The Phillies plan to expand the safety netting at Citizens Bank Park before the start of the 2020 season, the team confirmed Tuesday.
NBC News was first to report the team’s decision as part of an investigation into a spate of injuries suffered by fans hit by foul balls at ballparks throughout the United States and Canada. The network reported there have been at least 808 reports of injuries from baseballs from 2012 to 2019, including the death of a 79-year-old woman who was hit in the head by a foul ball at Dodgers Stadium in Los Angeles in 2018. The report didn’t break down data by team or ballpark.
While the NBC News report quoted the Phillies as saying the new netting would extend to the foul poles, the team didn’t fully commit to that Tuesday.
“We are extending our protective netting beyond the current configuration," a team spokesperson said. "The logistics of that extension will dictate how far the new netting will go.”
Back in April, 21-month-old Lily Bates was hospitalized after she was struck in the head by a foul ball hit by Phillies slugger Bryce Harper at Citizens Bank Park. Fortunately, Bates only suffered minor tissue swelling, according to CBS3.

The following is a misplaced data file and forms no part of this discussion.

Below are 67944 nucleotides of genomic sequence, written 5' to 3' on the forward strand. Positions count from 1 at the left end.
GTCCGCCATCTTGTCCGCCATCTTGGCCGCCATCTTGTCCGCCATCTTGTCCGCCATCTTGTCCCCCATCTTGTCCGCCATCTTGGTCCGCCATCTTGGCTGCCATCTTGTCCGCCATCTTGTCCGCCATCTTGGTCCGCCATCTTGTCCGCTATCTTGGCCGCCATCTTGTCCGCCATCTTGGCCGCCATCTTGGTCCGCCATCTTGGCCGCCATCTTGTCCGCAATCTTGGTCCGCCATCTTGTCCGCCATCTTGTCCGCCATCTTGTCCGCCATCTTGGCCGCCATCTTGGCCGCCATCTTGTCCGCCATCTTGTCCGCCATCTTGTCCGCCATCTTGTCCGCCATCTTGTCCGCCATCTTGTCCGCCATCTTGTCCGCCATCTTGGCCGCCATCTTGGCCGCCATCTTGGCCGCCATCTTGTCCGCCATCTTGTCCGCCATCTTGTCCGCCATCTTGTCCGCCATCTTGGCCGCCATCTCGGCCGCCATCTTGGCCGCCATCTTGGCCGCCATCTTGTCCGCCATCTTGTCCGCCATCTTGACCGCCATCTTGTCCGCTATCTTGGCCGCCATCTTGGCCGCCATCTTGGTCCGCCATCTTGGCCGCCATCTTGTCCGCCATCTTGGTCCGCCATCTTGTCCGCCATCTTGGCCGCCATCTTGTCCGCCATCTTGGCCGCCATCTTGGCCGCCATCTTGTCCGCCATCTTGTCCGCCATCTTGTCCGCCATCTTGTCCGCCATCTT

Among the people NBC spoke to was Dwayne Sowa, a Mets fan who needed surgery to repair his right eye after he was hit by a foul ball at Citizens Bank Park in 2014. Sowa didn’t immediately respond to a request for comment, but took to social media back in June to complain about the team’s decision not to extend the netting during the 2019 season.
Citizens Bank Park previously had the safety netting behind home plate extended down to the edges of each dugout, which was prompted by the 2016 hospitalization of a young girl who was stuck in the face by a foul ball while sitting behind the visiting dugout on the third-base line.
“We just felt the game was changing a little bit,” Howard Smith, the Phillies’ vice president of business affairs, said in May. “Quite frankly, every year it’s changing. You see guys throwing harder, the batters are stronger and faster, the ball is coming off the bat faster, and we felt that it was in our best interest and in our fans’ best interest to raise the nets.”